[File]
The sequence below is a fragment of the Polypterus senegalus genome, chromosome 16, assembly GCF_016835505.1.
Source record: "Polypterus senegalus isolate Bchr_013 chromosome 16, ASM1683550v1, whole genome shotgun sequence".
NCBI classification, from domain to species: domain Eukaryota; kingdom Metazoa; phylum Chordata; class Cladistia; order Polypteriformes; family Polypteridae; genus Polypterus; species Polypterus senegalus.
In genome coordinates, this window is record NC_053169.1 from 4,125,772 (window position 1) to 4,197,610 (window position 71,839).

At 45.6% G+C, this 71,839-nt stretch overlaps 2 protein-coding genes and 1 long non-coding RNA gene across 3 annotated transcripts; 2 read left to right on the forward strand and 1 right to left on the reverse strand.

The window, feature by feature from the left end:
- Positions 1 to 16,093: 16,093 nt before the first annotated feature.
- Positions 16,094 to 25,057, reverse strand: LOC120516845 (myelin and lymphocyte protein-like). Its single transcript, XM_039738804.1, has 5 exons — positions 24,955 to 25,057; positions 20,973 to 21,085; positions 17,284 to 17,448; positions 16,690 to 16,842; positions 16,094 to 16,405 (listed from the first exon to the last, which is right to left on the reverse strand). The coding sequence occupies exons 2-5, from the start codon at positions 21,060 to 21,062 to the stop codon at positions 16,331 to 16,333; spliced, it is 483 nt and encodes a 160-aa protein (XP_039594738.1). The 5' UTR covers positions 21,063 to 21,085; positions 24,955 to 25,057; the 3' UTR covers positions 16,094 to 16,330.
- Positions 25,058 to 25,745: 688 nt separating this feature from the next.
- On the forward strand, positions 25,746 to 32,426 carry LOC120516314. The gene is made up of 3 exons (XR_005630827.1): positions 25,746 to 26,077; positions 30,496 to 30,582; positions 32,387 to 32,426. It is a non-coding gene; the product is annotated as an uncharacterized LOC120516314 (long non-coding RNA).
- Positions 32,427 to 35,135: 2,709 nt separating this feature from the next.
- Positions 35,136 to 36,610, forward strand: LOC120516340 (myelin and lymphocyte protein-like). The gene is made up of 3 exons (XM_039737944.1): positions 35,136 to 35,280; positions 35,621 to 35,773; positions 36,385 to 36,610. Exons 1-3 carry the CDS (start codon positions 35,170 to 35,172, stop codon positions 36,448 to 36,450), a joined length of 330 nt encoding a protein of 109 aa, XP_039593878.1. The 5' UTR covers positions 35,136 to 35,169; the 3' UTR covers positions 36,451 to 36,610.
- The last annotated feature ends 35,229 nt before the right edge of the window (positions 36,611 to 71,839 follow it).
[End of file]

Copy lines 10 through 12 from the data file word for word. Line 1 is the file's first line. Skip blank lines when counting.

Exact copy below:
- On the forward strand, positions 25,746 to 32,426 carry LOC120516314. The gene is made up of 3 exons (XR_005630827.1): positions 25,746 to 26,077; positions 30,496 to 30,582; positions 32,387 to 32,426. It is a non-coding gene; the product is annotated as an uncharacterized LOC120516314 (long non-coding RNA).
- Positions 32,427 to 35,135: 2,709 nt separating this feature from the next.
- Positions 35,136 to 36,610, forward strand: LOC120516340 (myelin and lymphocyte protein-like). The gene is made up of 3 exons (XM_039737944.1): positions 35,136 to 35,280; positions 35,621 to 35,773; positions 36,385 to 36,610. Exons 1-3 carry the CDS (start codon positions 35,170 to 35,172, stop codon positions 36,448 to 36,450), a joined length of 330 nt encoding a protein of 109 aa, XP_039593878.1. The 5' UTR covers positions 35,136 to 35,169; the 3' UTR covers positions 36,451 to 36,610.